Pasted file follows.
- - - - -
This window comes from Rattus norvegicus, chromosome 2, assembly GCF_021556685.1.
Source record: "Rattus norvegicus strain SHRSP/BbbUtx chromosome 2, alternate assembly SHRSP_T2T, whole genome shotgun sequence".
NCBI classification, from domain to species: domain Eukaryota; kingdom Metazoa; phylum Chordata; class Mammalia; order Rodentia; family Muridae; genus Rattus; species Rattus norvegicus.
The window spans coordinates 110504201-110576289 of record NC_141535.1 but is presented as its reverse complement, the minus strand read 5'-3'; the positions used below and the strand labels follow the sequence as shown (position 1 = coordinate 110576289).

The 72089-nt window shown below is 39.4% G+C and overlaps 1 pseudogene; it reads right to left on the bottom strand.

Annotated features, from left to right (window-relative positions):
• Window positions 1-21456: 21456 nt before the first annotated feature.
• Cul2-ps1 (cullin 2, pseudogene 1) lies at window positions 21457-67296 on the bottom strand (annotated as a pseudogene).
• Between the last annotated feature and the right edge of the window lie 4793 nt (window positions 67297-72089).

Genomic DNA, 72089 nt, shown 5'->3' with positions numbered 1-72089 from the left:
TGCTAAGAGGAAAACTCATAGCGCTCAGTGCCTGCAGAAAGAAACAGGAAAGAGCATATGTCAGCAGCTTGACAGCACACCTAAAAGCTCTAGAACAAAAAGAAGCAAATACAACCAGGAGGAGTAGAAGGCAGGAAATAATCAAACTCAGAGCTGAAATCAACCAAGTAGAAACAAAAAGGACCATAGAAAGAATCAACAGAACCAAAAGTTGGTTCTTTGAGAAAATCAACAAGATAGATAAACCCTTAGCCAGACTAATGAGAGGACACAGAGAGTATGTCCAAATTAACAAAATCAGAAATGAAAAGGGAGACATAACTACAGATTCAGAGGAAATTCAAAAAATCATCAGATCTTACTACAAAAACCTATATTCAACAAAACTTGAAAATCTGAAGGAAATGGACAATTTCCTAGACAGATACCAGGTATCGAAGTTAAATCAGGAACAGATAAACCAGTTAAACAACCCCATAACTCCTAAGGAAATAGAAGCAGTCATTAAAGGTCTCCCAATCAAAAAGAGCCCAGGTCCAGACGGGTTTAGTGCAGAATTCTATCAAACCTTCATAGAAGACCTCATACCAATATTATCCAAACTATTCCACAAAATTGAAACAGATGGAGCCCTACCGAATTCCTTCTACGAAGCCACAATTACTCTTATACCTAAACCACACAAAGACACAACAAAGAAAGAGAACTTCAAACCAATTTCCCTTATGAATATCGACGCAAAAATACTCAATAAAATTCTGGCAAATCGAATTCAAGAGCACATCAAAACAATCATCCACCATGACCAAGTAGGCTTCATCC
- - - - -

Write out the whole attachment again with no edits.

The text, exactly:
This window comes from Rattus norvegicus, chromosome 2, assembly GCF_021556685.1.
Source record: "Rattus norvegicus strain SHRSP/BbbUtx chromosome 2, alternate assembly SHRSP_T2T, whole genome shotgun sequence".
NCBI classification, from domain to species: domain Eukaryota; kingdom Metazoa; phylum Chordata; class Mammalia; order Rodentia; family Muridae; genus Rattus; species Rattus norvegicus.
The window spans coordinates 110504201-110576289 of record NC_141535.1 but is presented as its reverse complement, the minus strand read 5'-3'; the positions used below and the strand labels follow the sequence as shown (position 1 = coordinate 110576289).

The 72089-nt window shown below is 39.4% G+C and overlaps 1 pseudogene; it reads right to left on the bottom strand.

Annotated features, from left to right (window-relative positions):
• Window positions 1-21456: 21456 nt before the first annotated feature.
• Cul2-ps1 (cullin 2, pseudogene 1) lies at window positions 21457-67296 on the bottom strand (annotated as a pseudogene).
• Between the last annotated feature and the right edge of the window lie 4793 nt (window positions 67297-72089).

Genomic DNA, 72089 nt, shown 5'->3' with positions numbered 1-72089 from the left:
TGCTAAGAGGAAAACTCATAGCGCTCAGTGCCTGCAGAAAGAAACAGGAAAGAGCATATGTCAGCAGCTTGACAGCACACCTAAAAGCTCTAGAACAAAAAGAAGCAAATACAACCAGGAGGAGTAGAAGGCAGGAAATAATCAAACTCAGAGCTGAAATCAACCAAGTAGAAACAAAAAGGACCATAGAAAGAATCAACAGAACCAAAAGTTGGTTCTTTGAGAAAATCAACAAGATAGATAAACCCTTAGCCAGACTAATGAGAGGACACAGAGAGTATGTCCAAATTAACAAAATCAGAAATGAAAAGGGAGACATAACTACAGATTCAGAGGAAATTCAAAAAATCATCAGATCTTACTACAAAAACCTATATTCAACAAAACTTGAAAATCTGAAGGAAATGGACAATTTCCTAGACAGATACCAGGTATCGAAGTTAAATCAGGAACAGATAAACCAGTTAAACAACCCCATAACTCCTAAGGAAATAGAAGCAGTCATTAAAGGTCTCCCAATCAAAAAGAGCCCAGGTCCAGACGGGTTTAGTGCAGAATTCTATCAAACCTTCATAGAAGACCTCATACCAATATTATCCAAACTATTCCACAAAATTGAAACAGATGGAGCCCTACCGAATTCCTTCTACGAAGCCACAATTACTCTTATACCTAAACCACACAAAGACACAACAAAGAAAGAGAACTTCAAACCAATTTCCCTTATGAATATCGACGCAAAAATACTCAATAAAATTCTGGCAAATCGAATTCAAGAGCACATCAAAACAATCATCCACCATGACCAAGTAGGCTTCATCC